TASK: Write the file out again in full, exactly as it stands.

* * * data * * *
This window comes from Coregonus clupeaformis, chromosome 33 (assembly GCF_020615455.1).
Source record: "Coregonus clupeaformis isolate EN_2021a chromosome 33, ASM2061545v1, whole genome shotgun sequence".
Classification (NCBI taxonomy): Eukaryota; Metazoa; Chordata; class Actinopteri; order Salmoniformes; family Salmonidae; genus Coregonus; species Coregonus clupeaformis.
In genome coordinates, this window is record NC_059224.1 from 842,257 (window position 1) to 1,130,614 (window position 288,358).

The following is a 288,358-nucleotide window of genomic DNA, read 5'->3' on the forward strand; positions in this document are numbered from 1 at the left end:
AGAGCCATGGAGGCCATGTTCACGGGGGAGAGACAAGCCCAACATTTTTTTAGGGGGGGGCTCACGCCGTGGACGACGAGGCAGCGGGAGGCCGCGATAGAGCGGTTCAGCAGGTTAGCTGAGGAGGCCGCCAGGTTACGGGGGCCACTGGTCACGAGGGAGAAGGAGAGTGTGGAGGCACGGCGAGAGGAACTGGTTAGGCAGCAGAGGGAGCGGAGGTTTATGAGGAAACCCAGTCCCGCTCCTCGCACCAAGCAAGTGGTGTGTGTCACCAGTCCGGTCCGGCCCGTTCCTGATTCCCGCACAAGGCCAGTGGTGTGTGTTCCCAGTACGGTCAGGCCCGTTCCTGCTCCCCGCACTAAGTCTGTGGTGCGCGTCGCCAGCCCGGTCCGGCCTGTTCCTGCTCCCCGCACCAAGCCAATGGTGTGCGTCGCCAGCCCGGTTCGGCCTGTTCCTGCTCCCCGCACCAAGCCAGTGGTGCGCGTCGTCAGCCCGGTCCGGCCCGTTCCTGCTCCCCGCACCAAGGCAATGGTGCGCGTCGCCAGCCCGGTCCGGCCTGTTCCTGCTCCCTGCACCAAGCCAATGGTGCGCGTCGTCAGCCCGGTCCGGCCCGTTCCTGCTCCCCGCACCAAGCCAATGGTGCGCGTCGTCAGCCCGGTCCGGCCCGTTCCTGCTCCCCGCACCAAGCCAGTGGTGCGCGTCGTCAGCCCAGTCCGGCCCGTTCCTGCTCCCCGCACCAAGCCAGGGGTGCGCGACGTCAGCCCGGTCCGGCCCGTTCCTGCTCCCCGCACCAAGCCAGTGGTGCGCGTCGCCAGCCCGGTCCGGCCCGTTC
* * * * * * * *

This window comes from Coregonus clupeaformis, chromosome 33 (assembly GCF_020615455.1).
Source record: "Coregonus clupeaformis isolate EN_2021a chromosome 33, ASM2061545v1, whole genome shotgun sequence".
Classification (NCBI taxonomy): Eukaryota; Metazoa; Chordata; class Actinopteri; order Salmoniformes; family Salmonidae; genus Coregonus; species Coregonus clupeaformis.
In genome coordinates, this window is record NC_059224.1 from 842,257 (window position 1) to 1,130,614 (window position 288,358).

The following is a 288,358-nucleotide window of genomic DNA, read 5'->3' on the forward strand; positions in this document are numbered from 1 at the left end:
AGAGCCATGGAGGCCATGTTCACGGGGGAGAGACAAGCCCAACATTTTTTTAGGGGGGGGCTCACGCCGTGGACGACGAGGCAGCGGGAGGCCGCGATAGAGCGGTTCAGCAGGTTAGCTGAGGAGGCCGCCAGGTTACGGGGGCCACTGGTCACGAGGGAGAAGGAGAGTGTGGAGGCACGGCGAGAGGAACTGGTTAGGCAGCAGAGGGAGCGGAGGTTTATGAGGAAACCCAGTCCCGCTCCTCGCACCAAGCAAGTGGTGTGTGTCACCAGTCCGGTCCGGCCCGTTCCTGATTCCCGCACAAGGCCAGTGGTGTGTGTTCCCAGTACGGTCAGGCCCGTTCCTGCTCCCCGCACTAAGTCTGTGGTGCGCGTCGCCAGCCCGGTCCGGCCTGTTCCTGCTCCCCGCACCAAGCCAATGGTGTGCGTCGCCAGCCCGGTTCGGCCTGTTCCTGCTCCCCGCACCAAGCCAGTGGTGCGCGTCGTCAGCCCGGTCCGGCCCGTTCCTGCTCCCCGCACCAAGGCAATGGTGCGCGTCGCCAGCCCGGTCCGGCCTGTTCCTGCTCCCTGCACCAAGCCAATGGTGCGCGTCGTCAGCCCGGTCCGGCCCGTTCCTGCTCCCCGCACCAAGCCAATGGTGCGCGTCGTCAGCCCGGTCCGGCCCGTTCCTGCTCCCCGCACCAAGCCAGTGGTGCGCGTCGTCAGCCCAGTCCGGCCCGTTCCTGCTCCCCGCACCAAGCCAGGGGTGCGCGACGTCAGCCCGGTCCGGCCCGTTCCTGCTCCCCGCACCAAGCCAGTGGTGCGCGTCGCCAGCCCGGTCCGGCCCGTTC